Ubuntu – How to find out if a PNG is PNG-8 or PNG-24

command lineimage processingpng

I have a PNG file but I can't tell if it's PNG-8 or PNG-24?

Best Answer

The file command use in other answers is sometimes inconsistent. For example:

───────────────────────────────────────────────────────────────────────────────
rick@dell:~/Pictures$ file "256 colors.jpg"
256 colors.jpg: JPEG image data, JFIF standard 1.01, resolution (DPI), density 96x96, segment length 16, baseline, precision 8, 800x800, frames 3
───────────────────────────────────────────────────────────────────────────────
rick@dell:~/Pictures$ file "vnStat.png"
vnStat.png: PNG image data, 410 x 121, 8-bit/color RGB, non-interlaced

The first instance is likely a camera picture and the second instance I took using a screen capture.

The identify command, which my answer is based on, appears to work correctly in all instances. For example testing on the first instance above:

rick@dell:~/Pictures$ identify "256 colors.jpg"
256 colors.jpg JPEG 800x800 800x800+0+0 8-bit sRGB 45KB 0.000u 0:00.000

I have ImageMagick installed which allows me to use:

$ identify -verbose vnStat.png
Image: vnStat.png
  Format: PNG (Portable Network Graphics)
  Mime type: image/png
  Class: DirectClass
  Geometry: 410x121+0+0
  Units: Undefined
  Type: TrueColor
  Endianess: Undefined
  Colorspace: sRGB
  Depth: 8-bit
  Channel depth:
    red: 8-bit
    green: 8-bit
    blue: 8-bit
  Channel statistics:
    Pixels: 49610
    Red:
      min: 0 (0)
      max: 255 (1)
      mean: 12.0814 (0.0473779)
      standard deviation: 46.7032 (0.18315)
      kurtosis: 18.8998
      skewness: 4.49862
    Green:
      min: 0 (0)
      max: 255 (1)
      mean: 21.1804 (0.0830606)
      standard deviation: 57.5336 (0.225622)
      kurtosis: 6.68226
      skewness: 2.82613
    Blue:
      min: 0 (0)
      max: 255 (1)
      mean: 14.2606 (0.0559237)
      standard deviation: 50.2969 (0.197243)
      kurtosis: 13.5573
      skewness: 3.85914
  Image statistics:
    Overall:
      min: 0 (0)
      max: 255 (1)
      mean: 15.8408 (0.0621207)
      standard deviation: 51.7078 (0.202776)
      kurtosis: 11.8528
      skewness: 3.62638
  Rendering intent: Perceptual
  Gamma: 0.454545
  Chromaticity:
    red primary: (0.64,0.33)
    green primary: (0.3,0.6)
    blue primary: (0.15,0.06)
    white point: (0.3127,0.329)
  Background color: white
  Border color: srgb(223,223,223)
  Matte color: grey74
  Transparent color: black
  Interlace: None
  Intensity: Undefined
  Compose: Over
  Page geometry: 410x121+0+0
  Dispose: Undefined
  Iterations: 0
  Compression: Zip
  Orientation: Undefined
  Properties:
    date:create: 2017-01-24T20:04:50-07:00
    date:modify: 2017-01-24T20:04:50-07:00
    png:IHDR.bit-depth-orig: 8
    png:IHDR.bit_depth: 8
    png:IHDR.color-type-orig: 2
    png:IHDR.color_type: 2 (Truecolor)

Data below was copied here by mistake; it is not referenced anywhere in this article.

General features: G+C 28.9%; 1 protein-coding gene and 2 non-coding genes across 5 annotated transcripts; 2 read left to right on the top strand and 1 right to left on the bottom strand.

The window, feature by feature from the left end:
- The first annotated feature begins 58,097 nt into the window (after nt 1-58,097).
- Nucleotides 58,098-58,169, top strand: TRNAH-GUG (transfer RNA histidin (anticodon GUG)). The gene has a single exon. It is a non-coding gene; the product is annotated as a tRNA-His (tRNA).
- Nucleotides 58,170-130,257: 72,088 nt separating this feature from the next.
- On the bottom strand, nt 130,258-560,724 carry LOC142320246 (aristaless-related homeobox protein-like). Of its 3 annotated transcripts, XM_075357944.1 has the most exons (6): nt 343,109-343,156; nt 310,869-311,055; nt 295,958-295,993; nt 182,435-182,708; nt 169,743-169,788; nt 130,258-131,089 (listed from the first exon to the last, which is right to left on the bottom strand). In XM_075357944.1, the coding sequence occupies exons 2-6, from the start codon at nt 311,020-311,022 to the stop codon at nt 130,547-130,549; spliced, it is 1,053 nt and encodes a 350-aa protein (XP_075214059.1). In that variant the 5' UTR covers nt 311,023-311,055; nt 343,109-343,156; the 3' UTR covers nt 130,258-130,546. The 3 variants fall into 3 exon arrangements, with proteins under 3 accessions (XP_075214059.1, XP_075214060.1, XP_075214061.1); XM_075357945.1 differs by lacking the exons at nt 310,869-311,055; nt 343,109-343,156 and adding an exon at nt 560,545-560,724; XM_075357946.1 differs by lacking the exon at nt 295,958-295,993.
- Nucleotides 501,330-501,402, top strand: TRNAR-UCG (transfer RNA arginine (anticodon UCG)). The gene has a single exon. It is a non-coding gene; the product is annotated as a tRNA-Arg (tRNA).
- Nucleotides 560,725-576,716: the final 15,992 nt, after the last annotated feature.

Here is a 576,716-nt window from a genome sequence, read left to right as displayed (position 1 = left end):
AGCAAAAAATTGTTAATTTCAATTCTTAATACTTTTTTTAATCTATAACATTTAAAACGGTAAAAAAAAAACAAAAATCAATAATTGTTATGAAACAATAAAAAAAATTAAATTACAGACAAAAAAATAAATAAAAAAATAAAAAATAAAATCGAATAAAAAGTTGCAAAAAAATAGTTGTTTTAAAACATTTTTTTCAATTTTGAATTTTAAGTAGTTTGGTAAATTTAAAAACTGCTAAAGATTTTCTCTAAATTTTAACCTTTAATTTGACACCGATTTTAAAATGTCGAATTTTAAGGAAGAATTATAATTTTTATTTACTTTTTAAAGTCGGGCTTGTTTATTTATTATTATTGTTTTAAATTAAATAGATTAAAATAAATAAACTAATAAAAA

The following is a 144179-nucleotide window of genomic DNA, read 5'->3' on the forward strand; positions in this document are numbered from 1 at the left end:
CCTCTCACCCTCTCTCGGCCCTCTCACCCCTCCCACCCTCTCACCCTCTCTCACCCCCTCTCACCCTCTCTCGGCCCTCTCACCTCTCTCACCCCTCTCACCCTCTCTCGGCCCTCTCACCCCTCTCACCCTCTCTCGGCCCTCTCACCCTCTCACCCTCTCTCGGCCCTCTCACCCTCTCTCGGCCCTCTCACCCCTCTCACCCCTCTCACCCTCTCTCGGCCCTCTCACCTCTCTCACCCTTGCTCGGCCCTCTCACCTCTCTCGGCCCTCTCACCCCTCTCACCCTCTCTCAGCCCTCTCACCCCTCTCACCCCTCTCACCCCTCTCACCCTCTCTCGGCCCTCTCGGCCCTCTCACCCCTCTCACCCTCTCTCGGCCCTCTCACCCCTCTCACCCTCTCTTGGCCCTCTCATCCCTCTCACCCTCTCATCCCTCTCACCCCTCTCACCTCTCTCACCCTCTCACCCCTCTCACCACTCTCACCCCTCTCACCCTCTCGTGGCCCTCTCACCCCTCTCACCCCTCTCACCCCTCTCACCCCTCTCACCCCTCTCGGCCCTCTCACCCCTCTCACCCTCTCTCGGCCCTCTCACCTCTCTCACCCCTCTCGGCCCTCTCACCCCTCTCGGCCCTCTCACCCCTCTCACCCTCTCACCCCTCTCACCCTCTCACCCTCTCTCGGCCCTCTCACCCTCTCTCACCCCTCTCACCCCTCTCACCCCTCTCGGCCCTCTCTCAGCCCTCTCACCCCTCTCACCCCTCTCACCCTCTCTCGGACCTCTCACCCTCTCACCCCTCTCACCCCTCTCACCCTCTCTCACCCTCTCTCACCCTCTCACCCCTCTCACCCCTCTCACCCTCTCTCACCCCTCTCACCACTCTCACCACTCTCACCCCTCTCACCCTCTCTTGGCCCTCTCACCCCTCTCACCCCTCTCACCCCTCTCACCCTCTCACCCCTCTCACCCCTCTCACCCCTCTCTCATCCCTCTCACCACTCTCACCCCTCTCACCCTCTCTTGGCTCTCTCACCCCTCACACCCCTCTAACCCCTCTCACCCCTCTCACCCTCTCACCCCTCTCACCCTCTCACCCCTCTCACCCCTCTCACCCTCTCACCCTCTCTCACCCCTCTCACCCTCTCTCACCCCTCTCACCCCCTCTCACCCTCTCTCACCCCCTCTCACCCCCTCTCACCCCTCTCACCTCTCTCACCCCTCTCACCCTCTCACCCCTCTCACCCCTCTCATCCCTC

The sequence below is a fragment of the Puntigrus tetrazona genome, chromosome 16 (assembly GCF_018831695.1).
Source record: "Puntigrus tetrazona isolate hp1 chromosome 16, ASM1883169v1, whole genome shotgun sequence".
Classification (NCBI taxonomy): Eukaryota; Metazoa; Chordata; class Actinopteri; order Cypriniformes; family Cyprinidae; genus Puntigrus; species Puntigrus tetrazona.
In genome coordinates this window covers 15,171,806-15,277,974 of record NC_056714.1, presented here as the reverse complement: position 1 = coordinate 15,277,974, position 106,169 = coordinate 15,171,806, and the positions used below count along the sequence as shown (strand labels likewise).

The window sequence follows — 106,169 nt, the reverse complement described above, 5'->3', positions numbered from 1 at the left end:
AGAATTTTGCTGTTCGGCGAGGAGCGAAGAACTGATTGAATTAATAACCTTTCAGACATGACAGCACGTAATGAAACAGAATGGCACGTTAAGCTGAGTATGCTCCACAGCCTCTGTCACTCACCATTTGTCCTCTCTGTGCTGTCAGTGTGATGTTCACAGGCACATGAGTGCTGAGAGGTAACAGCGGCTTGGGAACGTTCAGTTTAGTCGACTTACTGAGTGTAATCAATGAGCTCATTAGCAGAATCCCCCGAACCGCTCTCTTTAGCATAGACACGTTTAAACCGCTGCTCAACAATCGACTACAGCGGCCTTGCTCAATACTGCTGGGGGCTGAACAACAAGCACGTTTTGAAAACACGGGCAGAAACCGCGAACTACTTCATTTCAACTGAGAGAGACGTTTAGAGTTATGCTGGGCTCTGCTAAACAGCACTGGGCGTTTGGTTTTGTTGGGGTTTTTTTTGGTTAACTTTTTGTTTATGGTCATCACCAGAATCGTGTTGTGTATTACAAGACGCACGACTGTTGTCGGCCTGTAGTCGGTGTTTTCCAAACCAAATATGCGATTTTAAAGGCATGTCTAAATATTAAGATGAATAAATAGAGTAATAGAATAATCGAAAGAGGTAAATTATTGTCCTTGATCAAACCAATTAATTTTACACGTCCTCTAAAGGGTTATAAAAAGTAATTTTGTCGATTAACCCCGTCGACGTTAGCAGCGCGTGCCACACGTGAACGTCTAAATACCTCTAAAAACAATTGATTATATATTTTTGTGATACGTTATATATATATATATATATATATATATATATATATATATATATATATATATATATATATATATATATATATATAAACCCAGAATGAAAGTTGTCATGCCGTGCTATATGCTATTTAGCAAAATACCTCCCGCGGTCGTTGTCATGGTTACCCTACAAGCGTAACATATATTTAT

png:IHDR.interlace_method: 0 (Not interlaced)
    png:IHDR.width,height: 410, 121
    png:sRGB: intent=0 (Perceptual Intent)
    png:text: 1 tEXt/zTXt/iTXt chunks were found
    signature: e9f31b79da6ce46cdea5da21ae8648496faa181b0621098aa2dbbdff4a9a4502
    Software: gnome-screenshot
  Artifacts:
    filename: vnStat.png
    verbose: true
  Tainted: False
  Filesize: 14.7KB
  Number pixels: 49.6K
  Pixels per second: 0B
  User time: 0.000u
  Elapsed time: 0:01.000
  Version: ImageMagick 6.8.9-9 Q16 x86_64 2017-07-31 http://www.imagemagick.org

For a summary report omit all parameters:

$ identify vnStat.png
vnStat.png PNG 410x121 410x121+0+0 8-bit sRGB 14.7KB 0.000u 0:00.000

Replace vnStat.png with your own .png file name and preface it with the path if necessary.


To understand PNG-24 vs PNG-32 this answer from SuperUser summarizes it:

If your image is 24 bit you will see:

Channel depth:
  red: 8-bit
  green: 8-bit
  blue: 8-bit

If your PNG image is 32 bit you will see:

Channel depth:
  red: 8-bit
  green: 8-bit
  blue: 8-bit
  alpha: 8-bit

However this answer is not complete because 8-bit color also shows 8 bits for Red, Green and Blue, only a color palette is used to limit the number of selections (like in good old Windows 2.0).


Examine these three pictures from Wikipedia Depth Article:

8_bit.png

File Name: 8_bit.png

Using:

identify -verbose  8_bit.png | grep colors
    png:PLTE.number_colors: 249

We see there are 249 colors used. The maximum possible with 8 bits is 256 colors.


4 bit

File Name: 4_bit.png

Using:

identify -verbose  4_bit.png | grep colors
    png:PLTE.number_colors: 16

We see there are 16 colors used which is the maximum color combinations possible with 4 bits.


2_bit.png

File Name: 2_bit.png

Using:

$ identify -verbose  2_bit.png | grep colors
    png:PLTE.number_colors: 4

We see there are 4 colors used which is the maximum color combinations possible with 2 bits.